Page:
Amazon Web Services

Introduction to AWS CloudWatch

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AWS CloudWatch monitors AWS resources and your applications on AWS. AWS resources such as EC2 instances, RDS databases, load balancers, etc., can be monitored in real-time with CloudWatch.
The CloudWatch service allows you to collect and track metrics, monitor log files, set alarms, and automatically react to changes in AWS resources. It automatically provides latency, request count, and CPU utilization information. Memory usage, error rates, etc., can also be monitored.

CloudWatch Metrics
CloudWatch metrics provide users with insight into resource utilization, application performance, and operational health. Using these can help you resolve technical issues, streamline processes, and ensure that the application runs smoothly.

Understanding CloudWatch metrics requires understanding the following concepts:

  • Namespaces:  

         A container for CloudWatch metrics. In order to prevent metrics from different applications from accidentally being           aggregated for statistics computation, metrics in different namespaces are isolated from each other.

  • Metrics:
    CloudWatch publishes data points in time-ordered order. In other words, it can be viewed as a variable that we need to monitor, and the data points represent its values over time.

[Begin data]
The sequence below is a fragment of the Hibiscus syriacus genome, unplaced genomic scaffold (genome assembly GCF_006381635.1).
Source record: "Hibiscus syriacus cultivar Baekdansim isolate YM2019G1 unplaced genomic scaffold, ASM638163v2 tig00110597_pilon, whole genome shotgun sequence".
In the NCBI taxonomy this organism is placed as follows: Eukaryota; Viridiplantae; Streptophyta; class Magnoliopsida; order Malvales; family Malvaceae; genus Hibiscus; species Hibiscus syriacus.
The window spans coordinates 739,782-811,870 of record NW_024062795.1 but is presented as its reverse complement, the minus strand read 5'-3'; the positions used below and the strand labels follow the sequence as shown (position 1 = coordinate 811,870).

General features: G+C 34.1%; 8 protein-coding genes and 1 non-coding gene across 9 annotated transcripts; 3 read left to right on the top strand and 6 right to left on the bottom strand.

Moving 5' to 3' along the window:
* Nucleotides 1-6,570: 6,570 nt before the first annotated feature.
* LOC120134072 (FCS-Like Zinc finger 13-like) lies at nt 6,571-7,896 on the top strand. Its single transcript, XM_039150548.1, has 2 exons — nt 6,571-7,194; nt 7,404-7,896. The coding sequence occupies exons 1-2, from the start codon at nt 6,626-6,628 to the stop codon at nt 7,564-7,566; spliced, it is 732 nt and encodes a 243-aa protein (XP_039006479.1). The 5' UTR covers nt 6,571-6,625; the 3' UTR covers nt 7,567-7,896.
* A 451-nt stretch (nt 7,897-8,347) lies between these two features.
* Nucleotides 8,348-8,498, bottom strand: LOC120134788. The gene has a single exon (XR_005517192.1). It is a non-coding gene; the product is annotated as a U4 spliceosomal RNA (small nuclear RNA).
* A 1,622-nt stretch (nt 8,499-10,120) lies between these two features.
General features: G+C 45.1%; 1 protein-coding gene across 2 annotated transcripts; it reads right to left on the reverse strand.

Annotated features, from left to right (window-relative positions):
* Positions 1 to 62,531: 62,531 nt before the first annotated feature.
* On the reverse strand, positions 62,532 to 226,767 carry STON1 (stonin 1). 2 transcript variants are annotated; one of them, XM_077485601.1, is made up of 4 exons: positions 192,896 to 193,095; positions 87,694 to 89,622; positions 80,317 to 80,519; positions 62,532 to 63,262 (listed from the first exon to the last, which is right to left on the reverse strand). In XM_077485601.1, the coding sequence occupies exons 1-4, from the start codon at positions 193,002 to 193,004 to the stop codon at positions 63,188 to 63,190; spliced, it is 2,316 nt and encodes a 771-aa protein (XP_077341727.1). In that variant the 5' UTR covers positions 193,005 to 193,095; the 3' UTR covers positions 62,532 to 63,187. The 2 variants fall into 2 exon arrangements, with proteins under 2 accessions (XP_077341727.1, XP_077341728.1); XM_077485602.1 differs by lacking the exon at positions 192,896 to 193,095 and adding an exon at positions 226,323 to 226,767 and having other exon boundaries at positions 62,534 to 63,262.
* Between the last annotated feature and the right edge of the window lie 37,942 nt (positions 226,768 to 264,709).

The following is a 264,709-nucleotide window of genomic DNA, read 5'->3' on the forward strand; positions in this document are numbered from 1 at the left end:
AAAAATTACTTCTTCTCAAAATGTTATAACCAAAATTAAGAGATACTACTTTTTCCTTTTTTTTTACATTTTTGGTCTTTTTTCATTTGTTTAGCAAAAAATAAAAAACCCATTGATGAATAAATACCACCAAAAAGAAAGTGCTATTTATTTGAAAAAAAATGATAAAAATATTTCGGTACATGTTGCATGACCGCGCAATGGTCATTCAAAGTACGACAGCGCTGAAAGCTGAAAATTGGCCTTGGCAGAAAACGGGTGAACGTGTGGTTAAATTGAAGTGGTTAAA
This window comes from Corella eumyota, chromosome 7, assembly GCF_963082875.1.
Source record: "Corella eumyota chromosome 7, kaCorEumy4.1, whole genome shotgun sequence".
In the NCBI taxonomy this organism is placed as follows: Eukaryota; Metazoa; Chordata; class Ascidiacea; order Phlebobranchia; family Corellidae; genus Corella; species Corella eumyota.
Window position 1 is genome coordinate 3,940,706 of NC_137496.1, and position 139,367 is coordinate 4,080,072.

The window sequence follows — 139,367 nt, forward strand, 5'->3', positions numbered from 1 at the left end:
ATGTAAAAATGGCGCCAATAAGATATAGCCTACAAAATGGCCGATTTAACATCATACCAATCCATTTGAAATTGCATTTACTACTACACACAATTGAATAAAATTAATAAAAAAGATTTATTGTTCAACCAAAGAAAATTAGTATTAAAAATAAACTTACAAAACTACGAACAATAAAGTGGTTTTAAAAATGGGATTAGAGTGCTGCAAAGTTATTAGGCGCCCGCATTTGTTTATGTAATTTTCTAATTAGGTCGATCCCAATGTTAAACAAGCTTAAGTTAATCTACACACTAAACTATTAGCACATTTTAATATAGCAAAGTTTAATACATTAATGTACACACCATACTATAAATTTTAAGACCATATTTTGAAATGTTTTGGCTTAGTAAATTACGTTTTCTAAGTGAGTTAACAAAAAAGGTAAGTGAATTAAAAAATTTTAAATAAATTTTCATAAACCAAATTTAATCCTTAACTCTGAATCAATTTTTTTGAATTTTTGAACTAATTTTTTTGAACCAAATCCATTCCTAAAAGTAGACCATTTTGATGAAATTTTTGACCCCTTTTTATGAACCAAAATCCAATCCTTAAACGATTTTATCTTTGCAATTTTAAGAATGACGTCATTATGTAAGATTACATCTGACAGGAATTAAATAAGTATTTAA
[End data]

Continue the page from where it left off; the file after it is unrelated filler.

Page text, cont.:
• Dimensions:
    An identifier for a metric that is either a name or a value pair. The maximum number of dimensions you can assign to a metric is 10. Your statistics plan can be structured using dimensions.
  • Statistics:
    User-specified metric data aggregation over time. The aggregation is based on the namespace, metric name, dimensions, and the data point unit of measure.
  • Percentiles: A percentile indicates the relative position of a value in a dataset. In this way, you can gain a better understanding of how your metrics are distributed.
  • Alarms: Used to initiate actions on your behalf. The alarm monitors a metric over a defined period of time and takes action based on the value of the metric relative to a threshold.
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As a metrics repository, CloudWatch can be considered. It is possible to get statistics based on metrics that Amazon services (EC2, RDS, etc.) put into the repository. If you put metrics of custom data into the repository, you get the statistics based on these custom metrics. In the CloudWatch console, you can visualize the statistics obtained. Alarm action can be configured to perform an action on the AWS service (start/stop/terminate). You can also build alerts that start Amazon EC2 Auto Scaling and Amazon Simple Notification Service (SNS) operations.

  • Amazon CloudWatch Logs
    Access log files from EC2 instances, CloudTrail, Lambda functions, and other sources can be accessed, monitored, and stored using CloudWatch Logs. It is possible to troubleshoot your systems and applications using CloudWatch Logs. Near-real-time monitoring is available, and users can search for specific phrases, values, or patterns. Using AWS, CloudWatch logs can be provisioned as a managed service without any additional purchases. AWS’s console or command-line interface makes it easy to use them. They have deep integration with AWS services. certain logs can trigger alerts when they occur in the logs.